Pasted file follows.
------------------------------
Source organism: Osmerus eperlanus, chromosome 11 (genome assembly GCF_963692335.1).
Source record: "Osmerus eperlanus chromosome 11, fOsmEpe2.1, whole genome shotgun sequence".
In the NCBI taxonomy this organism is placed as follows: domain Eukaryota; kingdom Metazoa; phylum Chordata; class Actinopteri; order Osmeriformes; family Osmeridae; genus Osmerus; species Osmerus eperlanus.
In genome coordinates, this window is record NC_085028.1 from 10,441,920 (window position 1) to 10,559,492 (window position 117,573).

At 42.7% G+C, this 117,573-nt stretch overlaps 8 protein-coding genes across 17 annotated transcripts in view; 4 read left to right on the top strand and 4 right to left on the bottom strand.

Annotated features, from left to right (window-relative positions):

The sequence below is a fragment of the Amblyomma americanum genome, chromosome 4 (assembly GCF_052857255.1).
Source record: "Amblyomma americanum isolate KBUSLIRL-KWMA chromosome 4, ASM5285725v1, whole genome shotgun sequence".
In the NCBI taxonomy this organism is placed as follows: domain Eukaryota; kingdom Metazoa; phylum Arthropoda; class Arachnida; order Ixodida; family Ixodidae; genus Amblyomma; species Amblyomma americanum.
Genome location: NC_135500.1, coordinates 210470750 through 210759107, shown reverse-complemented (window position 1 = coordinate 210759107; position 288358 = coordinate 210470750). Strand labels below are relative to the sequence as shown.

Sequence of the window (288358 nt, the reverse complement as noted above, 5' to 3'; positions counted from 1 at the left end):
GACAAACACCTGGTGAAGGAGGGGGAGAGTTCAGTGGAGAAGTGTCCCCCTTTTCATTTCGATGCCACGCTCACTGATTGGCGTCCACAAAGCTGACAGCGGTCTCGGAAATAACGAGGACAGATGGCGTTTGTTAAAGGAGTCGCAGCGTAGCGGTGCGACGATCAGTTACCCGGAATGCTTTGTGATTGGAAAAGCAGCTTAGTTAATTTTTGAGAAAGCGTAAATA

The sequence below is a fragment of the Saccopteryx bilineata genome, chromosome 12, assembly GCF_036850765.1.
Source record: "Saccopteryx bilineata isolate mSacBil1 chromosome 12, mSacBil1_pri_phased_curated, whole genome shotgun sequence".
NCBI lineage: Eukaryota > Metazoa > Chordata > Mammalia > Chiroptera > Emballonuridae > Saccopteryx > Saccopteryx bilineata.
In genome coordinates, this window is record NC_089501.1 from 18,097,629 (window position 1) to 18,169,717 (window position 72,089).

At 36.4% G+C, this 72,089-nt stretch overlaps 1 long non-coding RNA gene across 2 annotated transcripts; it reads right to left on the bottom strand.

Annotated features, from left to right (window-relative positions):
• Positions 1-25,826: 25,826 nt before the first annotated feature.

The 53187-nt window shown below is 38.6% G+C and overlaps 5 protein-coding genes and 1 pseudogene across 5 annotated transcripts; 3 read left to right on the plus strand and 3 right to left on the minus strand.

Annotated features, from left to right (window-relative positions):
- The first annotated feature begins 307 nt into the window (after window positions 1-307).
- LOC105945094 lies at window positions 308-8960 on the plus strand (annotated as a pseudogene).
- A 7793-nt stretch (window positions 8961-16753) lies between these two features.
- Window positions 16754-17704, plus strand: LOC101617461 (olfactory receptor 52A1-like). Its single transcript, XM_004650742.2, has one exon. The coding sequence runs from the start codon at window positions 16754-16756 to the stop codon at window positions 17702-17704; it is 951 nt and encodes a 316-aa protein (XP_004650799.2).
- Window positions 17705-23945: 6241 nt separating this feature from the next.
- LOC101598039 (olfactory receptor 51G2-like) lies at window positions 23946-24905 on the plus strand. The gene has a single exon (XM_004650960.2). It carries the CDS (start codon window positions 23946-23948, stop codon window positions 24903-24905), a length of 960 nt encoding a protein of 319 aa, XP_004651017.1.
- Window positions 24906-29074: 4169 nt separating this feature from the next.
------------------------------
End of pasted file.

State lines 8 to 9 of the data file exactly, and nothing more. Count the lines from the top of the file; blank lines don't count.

Source record: "Amblyomma americanum isolate KBUSLIRL-KWMA chromosome 4, ASM5285725v1, whole genome shotgun sequence".
In the NCBI taxonomy this organism is placed as follows: domain Eukaryota; kingdom Metazoa; phylum Arthropoda; class Arachnida; order Ixodida; family Ixodidae; genus Amblyomma; species Amblyomma americanum.